My first art teacher was my father, a professional commercial artist, who taught me, as a young child, the elements of drawing and perspective. I went on to study painting and sculpture at the Pennsylvania Academy of the Fine Arts, followed by graduation from the University of Pennsylvania in 1981, with an MFA. Through the next 37 years I sculpted about 350 figurines on commission for porcelain collectibles companies such as Lenox, the Franklin Mint, and Cybis. During that time, I stayed committed to my personal art, showing and selling my work from time to time. My main aims were to continue refining my skills and to pursue a deeper understanding of my relationship with art as I go through life.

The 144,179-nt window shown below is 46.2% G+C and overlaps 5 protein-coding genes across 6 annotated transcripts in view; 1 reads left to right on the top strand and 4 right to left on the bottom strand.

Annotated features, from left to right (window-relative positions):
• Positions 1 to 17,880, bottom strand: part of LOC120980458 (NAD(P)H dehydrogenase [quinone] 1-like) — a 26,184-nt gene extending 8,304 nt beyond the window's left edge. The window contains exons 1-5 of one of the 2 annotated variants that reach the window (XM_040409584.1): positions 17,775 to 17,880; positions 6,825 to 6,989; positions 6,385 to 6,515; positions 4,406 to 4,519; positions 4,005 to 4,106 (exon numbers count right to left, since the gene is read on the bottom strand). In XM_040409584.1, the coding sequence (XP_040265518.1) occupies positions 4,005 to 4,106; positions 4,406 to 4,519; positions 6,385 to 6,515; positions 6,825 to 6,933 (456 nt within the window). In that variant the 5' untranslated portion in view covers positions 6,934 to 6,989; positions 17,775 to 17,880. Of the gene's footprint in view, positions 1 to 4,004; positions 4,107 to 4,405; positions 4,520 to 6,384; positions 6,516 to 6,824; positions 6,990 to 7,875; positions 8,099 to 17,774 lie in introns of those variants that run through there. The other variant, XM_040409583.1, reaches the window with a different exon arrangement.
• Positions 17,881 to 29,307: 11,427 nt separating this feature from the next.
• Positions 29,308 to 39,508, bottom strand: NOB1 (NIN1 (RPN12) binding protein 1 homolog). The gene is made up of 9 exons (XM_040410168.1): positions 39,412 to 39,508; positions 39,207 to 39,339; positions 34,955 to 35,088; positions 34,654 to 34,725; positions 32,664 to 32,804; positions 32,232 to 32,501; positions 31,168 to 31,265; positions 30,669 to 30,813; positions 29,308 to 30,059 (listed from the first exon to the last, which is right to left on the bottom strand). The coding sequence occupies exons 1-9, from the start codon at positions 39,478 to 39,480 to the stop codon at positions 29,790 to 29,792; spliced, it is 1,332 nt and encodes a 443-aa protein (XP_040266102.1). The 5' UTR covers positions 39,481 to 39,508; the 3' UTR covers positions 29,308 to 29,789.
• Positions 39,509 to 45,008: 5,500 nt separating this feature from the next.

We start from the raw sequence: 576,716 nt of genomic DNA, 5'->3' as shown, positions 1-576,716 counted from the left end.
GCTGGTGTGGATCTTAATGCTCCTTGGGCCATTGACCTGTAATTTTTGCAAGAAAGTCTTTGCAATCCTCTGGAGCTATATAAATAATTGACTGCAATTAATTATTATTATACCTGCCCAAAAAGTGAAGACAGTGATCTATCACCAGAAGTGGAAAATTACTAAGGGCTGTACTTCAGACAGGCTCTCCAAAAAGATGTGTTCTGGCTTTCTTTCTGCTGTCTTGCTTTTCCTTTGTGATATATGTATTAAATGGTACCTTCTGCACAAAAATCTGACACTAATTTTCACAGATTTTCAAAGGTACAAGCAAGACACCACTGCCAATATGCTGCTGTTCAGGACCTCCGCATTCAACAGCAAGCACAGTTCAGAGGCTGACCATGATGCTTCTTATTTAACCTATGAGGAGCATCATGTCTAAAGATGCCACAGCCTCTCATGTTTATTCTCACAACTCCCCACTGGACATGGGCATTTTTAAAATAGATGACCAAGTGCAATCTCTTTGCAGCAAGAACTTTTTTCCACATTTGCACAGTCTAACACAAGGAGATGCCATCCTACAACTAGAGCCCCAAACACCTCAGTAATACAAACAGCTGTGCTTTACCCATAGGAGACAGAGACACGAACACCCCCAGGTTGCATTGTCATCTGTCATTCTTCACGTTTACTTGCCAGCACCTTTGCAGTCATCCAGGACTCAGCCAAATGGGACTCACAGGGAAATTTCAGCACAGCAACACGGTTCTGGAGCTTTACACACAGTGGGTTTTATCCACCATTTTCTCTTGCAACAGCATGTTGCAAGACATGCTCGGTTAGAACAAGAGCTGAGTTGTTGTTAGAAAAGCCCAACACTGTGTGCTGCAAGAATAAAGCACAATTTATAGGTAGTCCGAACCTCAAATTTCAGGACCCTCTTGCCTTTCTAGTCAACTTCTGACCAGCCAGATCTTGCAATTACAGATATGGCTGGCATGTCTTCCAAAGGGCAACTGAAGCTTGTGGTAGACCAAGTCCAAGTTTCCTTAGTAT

I came to Argentine Tango in January 2004. Since the first day, it has continued to be a major esthetic focus. I found that it carried expressive capacities very much like the act of making sculpture. For me, to dance Tango is to create form through space and time, just as with the act of sculpting. And with tango, there is the glorious potential of sharing this experience in oneness with our partner. After years, it came to me to put these together, Tango and Sculpture. There is a natural fit among the formal and emotional elements of both art forms: the shapes and spaces, the movement of the two people, the felt density of the music, the flow of the clothing -- all the aspects of Tango make sense as good sculptural expression. I am grateful that this conviction has given me a reliable grounding for my current art.